By Victor Ayoo
Much as the anticipated gains of naira redesign may have started manifesting, the inaccessibility of most Nigerians to the new 1000 and 500 denominations have visited untold hardship on them such that the well thought out policy is becoming almost meaningless to them due largely to the poor implementation of the noble policy by the manager of the national economy, the Central Bank of Nigeria (CBN).
The CBN whose duty is the formation and execution of such a monetary policy has the constitutional responsibility of ensuring that the national currency is made available to the commercial banks who are in turn to ensure that depositors have access to their deposits whenever they so desire at designated banks inside the banking halls, at the Automated Teller Machines terminals, at accredited agents using the Point of Sale (POS) machines and the financial technology (Fin Tech operators).
Weeks after the injection of the new currency notes into the national economy, Nigerians have lost the right to adequate rest time even at night as many are seen rushing to join long queues towards gaining access into banking halls and ATM terminals where for most times they cannot make more than Ten Thousand naira per day withdrawals even across the counter.
In most cases, it is always an endless wait in vain as the bank vaults are without enough cash to reach their teeming customers despite repeated assurances by the governor of the Central Bank of Nigeria, Mr. Godwin Emefiele, that enough of the redesigned denominations of the naira had been printed by the Nigerian Security Minting and Printing Company.
The long queues have continued to compound the woes of customers who are daily faced with the grim reality of either meeting empty banks or withdrawing highly restricted amounts of the new notes, if and when available. Many of those who gain entry into the banking halls are often faced with the choice of making do with meagre withdrawals across counter of dirty and tattered fifty naira notes.
The continued difficulty in accessing the new notes has exposed the ill preparedness of the Central Bank of Nigeria in full implementation of a major policy that it had convinced the federal government in accepting as being in the best interest of the national economy. This has further exposed the incapability of the Nigerian Security Minting and Printing Company in handling a job of this magnitude within such a short period.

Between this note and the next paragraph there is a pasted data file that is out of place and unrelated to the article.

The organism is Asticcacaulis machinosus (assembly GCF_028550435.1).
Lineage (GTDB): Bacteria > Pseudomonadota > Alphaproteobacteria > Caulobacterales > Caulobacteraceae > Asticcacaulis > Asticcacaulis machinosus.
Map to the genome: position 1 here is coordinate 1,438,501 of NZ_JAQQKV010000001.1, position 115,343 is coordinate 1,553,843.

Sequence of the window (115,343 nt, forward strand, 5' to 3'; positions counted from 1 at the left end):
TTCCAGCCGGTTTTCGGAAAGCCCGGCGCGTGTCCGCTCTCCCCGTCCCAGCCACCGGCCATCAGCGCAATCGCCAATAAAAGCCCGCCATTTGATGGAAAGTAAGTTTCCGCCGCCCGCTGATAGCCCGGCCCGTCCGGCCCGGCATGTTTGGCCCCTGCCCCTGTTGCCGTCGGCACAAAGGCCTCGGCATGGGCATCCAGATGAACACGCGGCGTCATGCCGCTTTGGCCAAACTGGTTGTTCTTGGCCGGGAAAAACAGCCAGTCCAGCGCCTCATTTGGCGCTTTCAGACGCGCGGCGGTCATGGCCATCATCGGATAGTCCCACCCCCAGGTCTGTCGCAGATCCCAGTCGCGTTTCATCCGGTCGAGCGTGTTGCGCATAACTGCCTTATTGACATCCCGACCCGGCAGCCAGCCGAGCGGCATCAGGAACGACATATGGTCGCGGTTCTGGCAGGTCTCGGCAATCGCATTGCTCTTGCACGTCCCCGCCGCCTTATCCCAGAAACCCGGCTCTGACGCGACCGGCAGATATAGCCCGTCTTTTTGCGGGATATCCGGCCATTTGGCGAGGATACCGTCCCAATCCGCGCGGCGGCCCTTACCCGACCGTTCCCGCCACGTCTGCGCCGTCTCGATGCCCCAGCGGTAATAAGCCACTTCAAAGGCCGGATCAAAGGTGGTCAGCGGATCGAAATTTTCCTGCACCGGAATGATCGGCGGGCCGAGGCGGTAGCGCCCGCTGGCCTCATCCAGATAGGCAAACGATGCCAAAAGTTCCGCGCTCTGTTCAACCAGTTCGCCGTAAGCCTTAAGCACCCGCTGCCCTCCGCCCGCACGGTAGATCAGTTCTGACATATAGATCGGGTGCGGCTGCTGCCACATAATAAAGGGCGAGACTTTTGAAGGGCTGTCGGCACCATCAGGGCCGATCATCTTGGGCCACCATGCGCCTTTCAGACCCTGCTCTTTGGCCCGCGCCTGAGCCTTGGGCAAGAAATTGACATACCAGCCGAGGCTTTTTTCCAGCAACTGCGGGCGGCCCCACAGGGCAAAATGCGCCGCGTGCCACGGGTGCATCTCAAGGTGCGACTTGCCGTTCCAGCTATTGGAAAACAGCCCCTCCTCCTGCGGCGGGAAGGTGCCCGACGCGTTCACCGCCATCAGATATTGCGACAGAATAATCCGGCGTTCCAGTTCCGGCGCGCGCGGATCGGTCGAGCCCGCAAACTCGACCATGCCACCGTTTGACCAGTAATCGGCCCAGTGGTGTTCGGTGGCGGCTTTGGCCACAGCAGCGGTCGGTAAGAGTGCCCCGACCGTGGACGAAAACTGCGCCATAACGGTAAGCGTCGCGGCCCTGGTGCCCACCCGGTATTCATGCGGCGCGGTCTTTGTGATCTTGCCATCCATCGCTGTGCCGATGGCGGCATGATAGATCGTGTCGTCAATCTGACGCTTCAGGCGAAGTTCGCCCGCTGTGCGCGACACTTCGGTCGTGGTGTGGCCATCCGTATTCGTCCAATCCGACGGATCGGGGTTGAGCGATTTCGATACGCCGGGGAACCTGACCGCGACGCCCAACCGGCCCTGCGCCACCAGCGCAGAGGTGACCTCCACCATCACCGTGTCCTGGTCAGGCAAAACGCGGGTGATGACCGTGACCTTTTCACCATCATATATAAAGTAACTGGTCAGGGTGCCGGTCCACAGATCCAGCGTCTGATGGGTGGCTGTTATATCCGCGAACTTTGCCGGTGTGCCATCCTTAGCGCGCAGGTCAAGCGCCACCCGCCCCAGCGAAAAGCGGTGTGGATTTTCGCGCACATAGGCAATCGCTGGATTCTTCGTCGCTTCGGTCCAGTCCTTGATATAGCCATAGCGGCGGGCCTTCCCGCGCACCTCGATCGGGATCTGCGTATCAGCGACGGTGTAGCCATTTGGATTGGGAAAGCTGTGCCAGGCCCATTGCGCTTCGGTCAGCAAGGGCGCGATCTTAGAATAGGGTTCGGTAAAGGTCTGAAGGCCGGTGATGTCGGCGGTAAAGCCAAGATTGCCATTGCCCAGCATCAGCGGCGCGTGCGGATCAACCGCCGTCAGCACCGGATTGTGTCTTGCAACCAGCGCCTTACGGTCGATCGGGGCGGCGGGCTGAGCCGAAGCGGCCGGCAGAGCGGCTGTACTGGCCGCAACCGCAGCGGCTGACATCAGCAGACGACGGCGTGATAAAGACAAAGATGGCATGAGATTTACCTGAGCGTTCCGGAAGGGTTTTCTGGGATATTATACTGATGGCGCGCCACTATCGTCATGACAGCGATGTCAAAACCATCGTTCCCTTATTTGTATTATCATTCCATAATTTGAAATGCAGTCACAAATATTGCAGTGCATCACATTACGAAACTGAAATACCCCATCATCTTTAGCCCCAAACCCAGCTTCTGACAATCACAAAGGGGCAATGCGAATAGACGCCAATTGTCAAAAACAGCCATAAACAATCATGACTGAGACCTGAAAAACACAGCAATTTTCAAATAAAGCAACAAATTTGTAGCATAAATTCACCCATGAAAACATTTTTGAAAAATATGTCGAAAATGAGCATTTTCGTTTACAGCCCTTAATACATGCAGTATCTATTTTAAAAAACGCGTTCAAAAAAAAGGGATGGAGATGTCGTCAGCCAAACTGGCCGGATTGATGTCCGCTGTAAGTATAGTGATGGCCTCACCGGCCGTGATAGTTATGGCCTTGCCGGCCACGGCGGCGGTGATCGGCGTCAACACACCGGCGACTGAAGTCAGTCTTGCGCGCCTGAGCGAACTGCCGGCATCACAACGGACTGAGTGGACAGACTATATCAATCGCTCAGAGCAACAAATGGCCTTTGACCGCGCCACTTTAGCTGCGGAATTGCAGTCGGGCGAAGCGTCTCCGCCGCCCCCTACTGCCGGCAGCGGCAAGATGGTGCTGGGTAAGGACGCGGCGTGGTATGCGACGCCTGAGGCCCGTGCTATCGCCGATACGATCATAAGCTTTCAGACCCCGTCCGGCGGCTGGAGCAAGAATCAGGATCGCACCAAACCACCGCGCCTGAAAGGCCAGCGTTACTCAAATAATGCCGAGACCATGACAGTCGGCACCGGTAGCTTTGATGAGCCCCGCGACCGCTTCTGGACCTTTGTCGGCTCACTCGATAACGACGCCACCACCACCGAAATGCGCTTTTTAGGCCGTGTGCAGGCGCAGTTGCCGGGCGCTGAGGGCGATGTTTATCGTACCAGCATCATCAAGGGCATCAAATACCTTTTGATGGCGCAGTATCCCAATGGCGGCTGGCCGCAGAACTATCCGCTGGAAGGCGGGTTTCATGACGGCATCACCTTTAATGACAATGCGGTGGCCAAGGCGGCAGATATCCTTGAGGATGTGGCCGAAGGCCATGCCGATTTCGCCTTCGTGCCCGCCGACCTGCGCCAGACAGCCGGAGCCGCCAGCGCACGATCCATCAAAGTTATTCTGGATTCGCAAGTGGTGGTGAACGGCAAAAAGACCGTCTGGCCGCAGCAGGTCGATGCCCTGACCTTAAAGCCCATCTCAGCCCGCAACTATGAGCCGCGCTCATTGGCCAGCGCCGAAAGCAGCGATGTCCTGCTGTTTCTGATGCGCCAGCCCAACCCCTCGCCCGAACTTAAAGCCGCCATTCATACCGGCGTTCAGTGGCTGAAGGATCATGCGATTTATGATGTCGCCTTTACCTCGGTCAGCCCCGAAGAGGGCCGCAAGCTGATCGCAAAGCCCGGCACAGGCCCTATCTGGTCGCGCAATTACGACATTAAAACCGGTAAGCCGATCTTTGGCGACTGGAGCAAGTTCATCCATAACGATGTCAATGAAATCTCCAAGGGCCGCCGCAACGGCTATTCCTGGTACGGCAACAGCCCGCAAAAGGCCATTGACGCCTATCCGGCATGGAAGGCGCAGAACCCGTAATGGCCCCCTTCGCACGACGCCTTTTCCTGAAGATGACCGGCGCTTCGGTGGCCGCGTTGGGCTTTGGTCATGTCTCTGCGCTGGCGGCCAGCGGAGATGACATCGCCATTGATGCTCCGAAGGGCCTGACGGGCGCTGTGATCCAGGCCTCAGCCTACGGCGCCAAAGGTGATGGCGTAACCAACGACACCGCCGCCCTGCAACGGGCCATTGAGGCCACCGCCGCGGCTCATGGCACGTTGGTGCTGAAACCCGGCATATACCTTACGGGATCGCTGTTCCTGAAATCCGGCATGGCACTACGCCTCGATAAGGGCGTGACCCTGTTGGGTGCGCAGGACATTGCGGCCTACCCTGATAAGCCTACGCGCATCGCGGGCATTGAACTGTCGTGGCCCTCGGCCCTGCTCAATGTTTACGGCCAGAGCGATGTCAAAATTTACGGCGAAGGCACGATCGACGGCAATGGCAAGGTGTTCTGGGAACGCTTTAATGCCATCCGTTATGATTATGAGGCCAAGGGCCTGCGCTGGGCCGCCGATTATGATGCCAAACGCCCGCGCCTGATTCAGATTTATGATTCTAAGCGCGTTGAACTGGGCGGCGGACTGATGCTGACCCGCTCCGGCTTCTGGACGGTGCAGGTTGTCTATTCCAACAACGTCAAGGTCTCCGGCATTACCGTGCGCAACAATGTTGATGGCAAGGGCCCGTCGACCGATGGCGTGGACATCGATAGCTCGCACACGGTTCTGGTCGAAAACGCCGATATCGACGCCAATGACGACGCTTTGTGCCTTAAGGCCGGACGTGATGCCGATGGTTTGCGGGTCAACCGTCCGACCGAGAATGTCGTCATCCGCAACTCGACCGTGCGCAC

Good reasoning and careful planning could have entailed the Central Bank of Nigeria to print least seventy per cent of the anticipated figure to be mopped up from circulation before issuance of the new notes. It is believed that this could have gone a long way towards dousing the unnecessary tension that has been generated across the country, especially now that Nigerians are in the electioneering era.
While acknowledging that the policy has succeeded in causing many who had hoarded the old currency to bring out the cash back into circulation, it is equally true that much of this cash would go to waste because of the inability of most citizens to convert it to the new notes due to time constraint.
Another gain of the monetary policy is the reduction in cases of kidnapping for ransom, banditry and similar crimes.
However, government should have reasoned that there was a prevailing fuel scarcity following closely on the heels of the difficulty in accessing the permanent voters’ cards for the 2023 general elections that are already ongoing and put a hold on the implementation of the policy in order not to increase the massive dislocation that it has already caused in the national economy.